There was a sense of inevitability about this final book that took some of the dramatic tension out of it for me. I remember being terrified through the entire Hall of Prophecies section of The Order of the Phoenix that Neville was going to bite it. Here the deaths didn't have as much dramatic tension as they could have and lacked emotional heft. Fred's death was covered in just a few lines and we didn't even see how Lupin and Tonks fell. I could make an argument that we were shown things as abruptly as the characters and had to move on just as quickly because of the ongoing fight, but it's a weak argument at best. I loved those characters, and it felt like they were cheated a little.

A few things I did like, though: For the first time, a house elf story didn't annoy me. I actually really enjoyed it when they started biting and stabbing the ankles of all the Death Eaters, and I liked that Dobby died a hero's death. And, I love, love, love that Neville got all bad ass while nobody was looking. I've grown to love him and am very pleased that he played an important role in the climax.

The showdown: we all knew this part was coming, and for the most part, I think it was well done. Though it was wildly over simplified, I did like that Harry's personal sacrifice for the whole wizarding world passes on the same protection that his mother's sacrifice gave him. Though it's silly in the sense that surely other people threw themselves into harm's way to save their loved ones during Voldemort's first reign, it makes good use of the story we've heard so many times about Lily's attempt to save Harry.

A few notes on the epilogue: normally this type of thing would drive me bonkers, but I kind of liked a little glimpse into the future here. It was nice to know that our three main heroes turn out ok and spend their lives as family. Part of what worked well about it, for me, is that Rowling didn't try to tie up every loose end. Though there was more I wanted to know (see below), I accept that she had limitations, and I'm glad she chose to update us on the characters we were with over the course of the seven books (Harry, Hermione, Ron, Neville, and Draco). That said, here are a few things I wish she could have included:

What do Harry, Hermione, and Ron do with the rest of his life (besides starting families, that is)? Speculation has forever been that Harry either teach Defense Against the Dark Arts or become an Auror. We know none of them are at Hogwarts from this epilogue, and it's unclear whether there is a need for Aurors in this brave new Voldemort-free world. Do they go back to Hogwarts the next year to take their N.E.W.T.s? Is there some kind of wizarding GED? What do they do?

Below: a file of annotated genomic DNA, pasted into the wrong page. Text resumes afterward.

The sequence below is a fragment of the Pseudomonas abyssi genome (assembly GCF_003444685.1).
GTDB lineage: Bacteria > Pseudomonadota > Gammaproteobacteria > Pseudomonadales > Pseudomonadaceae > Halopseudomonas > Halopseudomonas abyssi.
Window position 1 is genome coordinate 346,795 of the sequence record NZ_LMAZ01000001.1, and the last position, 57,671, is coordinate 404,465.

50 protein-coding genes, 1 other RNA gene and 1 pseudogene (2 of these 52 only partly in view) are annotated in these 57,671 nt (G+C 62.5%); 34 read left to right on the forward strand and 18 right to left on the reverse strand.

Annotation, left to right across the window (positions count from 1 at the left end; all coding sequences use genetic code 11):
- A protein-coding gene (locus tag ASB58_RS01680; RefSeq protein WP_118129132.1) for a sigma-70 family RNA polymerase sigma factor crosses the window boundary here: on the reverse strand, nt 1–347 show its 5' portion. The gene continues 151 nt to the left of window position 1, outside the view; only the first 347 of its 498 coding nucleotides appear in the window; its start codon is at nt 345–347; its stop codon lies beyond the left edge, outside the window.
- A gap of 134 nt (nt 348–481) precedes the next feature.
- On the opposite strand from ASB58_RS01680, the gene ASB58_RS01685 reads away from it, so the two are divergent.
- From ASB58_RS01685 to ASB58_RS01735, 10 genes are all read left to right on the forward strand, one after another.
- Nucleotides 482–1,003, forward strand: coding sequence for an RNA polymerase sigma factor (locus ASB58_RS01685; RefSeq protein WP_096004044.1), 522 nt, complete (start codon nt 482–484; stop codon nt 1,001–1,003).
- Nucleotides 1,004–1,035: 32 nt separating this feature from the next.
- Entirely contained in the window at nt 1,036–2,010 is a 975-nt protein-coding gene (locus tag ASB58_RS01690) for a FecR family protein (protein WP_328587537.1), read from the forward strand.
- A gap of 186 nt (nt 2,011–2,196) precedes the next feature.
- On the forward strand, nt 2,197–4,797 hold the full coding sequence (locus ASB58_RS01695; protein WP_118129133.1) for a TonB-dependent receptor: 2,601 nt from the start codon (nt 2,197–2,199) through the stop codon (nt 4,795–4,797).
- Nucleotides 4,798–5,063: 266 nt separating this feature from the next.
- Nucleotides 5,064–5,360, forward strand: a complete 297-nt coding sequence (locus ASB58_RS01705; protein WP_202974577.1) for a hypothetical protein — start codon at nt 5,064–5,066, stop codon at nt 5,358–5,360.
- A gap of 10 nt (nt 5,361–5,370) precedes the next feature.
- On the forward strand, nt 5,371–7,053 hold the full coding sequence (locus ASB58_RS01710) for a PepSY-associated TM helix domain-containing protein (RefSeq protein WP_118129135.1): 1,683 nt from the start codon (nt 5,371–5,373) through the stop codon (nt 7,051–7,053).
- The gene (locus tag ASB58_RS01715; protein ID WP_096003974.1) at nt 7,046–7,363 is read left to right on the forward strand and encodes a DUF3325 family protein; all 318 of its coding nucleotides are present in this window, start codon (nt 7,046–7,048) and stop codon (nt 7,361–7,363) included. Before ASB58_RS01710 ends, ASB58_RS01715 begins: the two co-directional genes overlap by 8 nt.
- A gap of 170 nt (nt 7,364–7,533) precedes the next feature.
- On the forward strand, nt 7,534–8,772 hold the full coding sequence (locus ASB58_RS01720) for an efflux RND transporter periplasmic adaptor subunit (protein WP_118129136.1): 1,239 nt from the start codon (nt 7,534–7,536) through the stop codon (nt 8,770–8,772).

What happens to Luna? Does she take over the Quibbler? Go on fact finding missions to prove that all her father's theories are really true?

Fred and George were really two halves of a whole; what does George do without Fred? How does he cope without his twin? His loss is the greatest in the book (aside, perhaps, from baby Ted who we don't care about who lost his mom, dad, and grandfather in the course of a few hundred pages. Did it feel to anyone else like Lupin and Tonks were killed off just so Harry could become the godfather to an orphan?). I really mourn Fred's death, and I wasn't his identical twin, best friend, and business partner. I really wish we could know what George does.

All in all, I'm happy. It's very bittersweet, but I'm satisfied.

Tuesday, July 24, 2007

First vegan in The White House?

Did anyone else watch the CNN/You Tube debate last night? Though the format was, of course, novel, much of what the candidates said was politics as usual. They have their messages, and regardless of the questions asked, they find ways to hit their standard talking points. Also unsurprisingly, Hillary and Barack got more air time than anyone else. One of the things that is so frustrating about the media coverage of this very long campaign is that they focus only on the candidates who are already well known. That constant publicity, of course, only serves to reinforce their name recognition which translates into good numbers in the polls which equals more publicity. It's such a self-fulfilling prophecy. I hate to say it, but most Americans aren't seeking out the information needed to understand the distinctions between Chris Dodd's, Bill Richardson's, and Dennis Kucinich's platforms.

To that end, here is a bit about Kucinich, who impressed me last night. He'll never win. I know that, and I believe he knows it, too. But he seems to best represent where I want this country to go in many ways. Since CNN will certainly not get his stances out there, I'm doing my part (the fact that I have a grand total of seven readers does not discourage me!).

According to Wikipedia, Kucinich's platform for 2008 includes:

Creating a single-payer system of universal health care that provides full coverage for all Americans by passage of the United States National Health Insurance Act.

The immediate withdrawal of all U.S. forces from Iraq; replacing them with an international security force.

Guaranteed quality education for all; including free pre-kindergarten and college for all who want it.

Repealing the USA PATRIOT Act.

Fostering a world of international cooperation.

Abolishing the death penalty.

Environmental renewal and clean energy.

Preventing the privatization of social security.

Providing full social security benefits at age 65.

Creating a cabinet-level "Department of Peace"

Protecting a woman's right to choose while decreasing the number of abortions performed in the U.S.